Final Graphic Design Project


For this project, I created an inspirational poster that implores pianists to enjoy thinking outside the box. My hope for it is to be able to invigorate pianists struggling in learning to improvise. I hope those people can look at it and remember that “being unusual” is key for becoming an outstanding improviser.

My poster relates to my topic, improvisation on piano, because it is meant to serve as a visual representation of that topic itself. Like how improv is a departure from the normalcy of pre-established songs, my poster is a departure from the perceived norm of what playing a piano looks like.

If you look at my project’s rough draft, you can tell there was a total change of concept between that and the final draft. I had originally designed my poster to be an advertisement for a piano-teaching business I made up. Because of that, I designed it with a practical mindset, such as by including lots of text for communicating details about the business. It was meant to resemble a typical ad poster you might find taped on a telephone pole.

I was surprised when I was told it did not meet the standards for the assignment. It was heavily implied that every part of it was an error in one way or another. At first, I didn’t understand why. After all, I had made the poster using techniques from the tutorials and concepts from the readings. I had spent hours cutting the edges off my mascot with the Magnetic Lasso, creating an engaging background with Hue / Saturation Layers, and then making sure everything looked right.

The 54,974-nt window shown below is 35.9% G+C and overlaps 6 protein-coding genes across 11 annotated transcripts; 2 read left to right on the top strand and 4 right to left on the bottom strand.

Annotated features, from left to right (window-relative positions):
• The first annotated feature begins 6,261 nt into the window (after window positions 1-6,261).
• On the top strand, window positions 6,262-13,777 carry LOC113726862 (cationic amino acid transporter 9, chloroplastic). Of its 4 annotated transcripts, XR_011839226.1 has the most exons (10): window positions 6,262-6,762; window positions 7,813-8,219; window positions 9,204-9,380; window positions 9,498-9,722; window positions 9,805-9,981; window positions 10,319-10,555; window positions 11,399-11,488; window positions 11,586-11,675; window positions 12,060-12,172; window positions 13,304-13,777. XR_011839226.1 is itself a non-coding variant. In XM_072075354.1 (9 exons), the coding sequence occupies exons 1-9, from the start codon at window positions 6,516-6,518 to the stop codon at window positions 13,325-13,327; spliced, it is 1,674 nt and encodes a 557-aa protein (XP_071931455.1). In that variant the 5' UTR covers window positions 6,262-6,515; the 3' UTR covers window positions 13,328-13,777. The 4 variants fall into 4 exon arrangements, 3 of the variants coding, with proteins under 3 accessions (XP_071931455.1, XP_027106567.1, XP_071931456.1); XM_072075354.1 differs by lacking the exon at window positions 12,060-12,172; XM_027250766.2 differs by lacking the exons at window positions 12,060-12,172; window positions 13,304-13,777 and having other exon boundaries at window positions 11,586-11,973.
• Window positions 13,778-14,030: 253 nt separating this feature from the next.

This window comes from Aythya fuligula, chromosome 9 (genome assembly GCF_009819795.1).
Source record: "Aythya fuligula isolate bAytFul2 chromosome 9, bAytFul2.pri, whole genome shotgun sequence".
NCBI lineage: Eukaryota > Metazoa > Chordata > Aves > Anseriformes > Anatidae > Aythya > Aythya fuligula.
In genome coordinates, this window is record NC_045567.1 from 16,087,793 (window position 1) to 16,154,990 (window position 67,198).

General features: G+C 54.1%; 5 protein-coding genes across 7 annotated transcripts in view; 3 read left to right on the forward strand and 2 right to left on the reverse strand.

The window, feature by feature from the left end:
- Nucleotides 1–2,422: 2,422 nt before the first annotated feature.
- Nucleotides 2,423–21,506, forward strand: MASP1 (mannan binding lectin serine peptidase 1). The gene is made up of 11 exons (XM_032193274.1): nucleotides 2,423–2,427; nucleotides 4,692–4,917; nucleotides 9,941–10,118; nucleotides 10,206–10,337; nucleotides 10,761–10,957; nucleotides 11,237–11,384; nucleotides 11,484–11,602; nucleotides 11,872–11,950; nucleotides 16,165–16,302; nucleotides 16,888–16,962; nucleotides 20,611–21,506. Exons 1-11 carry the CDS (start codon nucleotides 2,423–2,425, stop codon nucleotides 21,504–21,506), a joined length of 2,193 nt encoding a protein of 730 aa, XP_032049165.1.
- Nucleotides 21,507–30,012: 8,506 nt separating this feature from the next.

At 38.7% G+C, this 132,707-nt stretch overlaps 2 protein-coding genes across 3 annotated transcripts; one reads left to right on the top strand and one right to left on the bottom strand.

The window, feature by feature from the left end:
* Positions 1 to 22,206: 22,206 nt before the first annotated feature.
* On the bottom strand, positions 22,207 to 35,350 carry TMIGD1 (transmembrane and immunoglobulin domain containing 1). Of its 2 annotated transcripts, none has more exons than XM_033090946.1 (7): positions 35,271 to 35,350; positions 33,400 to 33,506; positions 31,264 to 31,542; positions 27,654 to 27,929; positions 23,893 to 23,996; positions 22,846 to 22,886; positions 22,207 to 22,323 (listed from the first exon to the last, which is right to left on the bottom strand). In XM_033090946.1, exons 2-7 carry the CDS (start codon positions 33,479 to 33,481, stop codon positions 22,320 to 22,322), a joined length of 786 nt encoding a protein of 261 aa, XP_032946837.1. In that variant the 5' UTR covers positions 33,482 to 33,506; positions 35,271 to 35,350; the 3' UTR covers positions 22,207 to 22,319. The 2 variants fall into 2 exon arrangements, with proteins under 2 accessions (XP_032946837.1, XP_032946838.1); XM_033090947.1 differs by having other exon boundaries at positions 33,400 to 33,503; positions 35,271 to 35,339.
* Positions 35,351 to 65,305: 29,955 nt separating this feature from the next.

The overarching criticism of my rough draft was that it was not “creative” enough, which was hard to understand. However, I think I have a grasp on the problem now: I had the wrong vision for the assignment. I am not supposed to invent my own boundaries for what the project can be, such as a practical-type poster for advertising. Rather, the criteria is to make something that looks like a single and connected image. Anything else does not work.

Realizing this, I completely scrapped my original poster and set to work on this one. Instead of presenting a business, my goal this time was to visually portray a “narrative” about the random nature of improvising. The unified whole would communicate that improv is a truly unpredictable art. Also, unlike the rough draft, this final draft would be a singular picture.

My core idea in portraying randomness was to have the hands playing the piano have an appearance that made no sense. I decided the best way to do this was to have the hands not be hands at all. Instead, they would be limbs from two different animals. One of the limbs I ended up placing was an eagle’s talon. The other was originally a cow’s hoof, but I realized it didn’t contrast well against the white piano keys. I therefore replaced it with a tiger’s paw, which did contrast well. Another benefit was that the tiger paw’s color was analogous to the eagle talon, so the paw had a higher degree of similarity with the talon than the cow hoof did. There is thus a stronger indication that these two limbs belong to the same pianist. It is also important to mention I positioned the limbs with the Rule of Thirds in mind. I placed each roughly on one of the vertical intersections.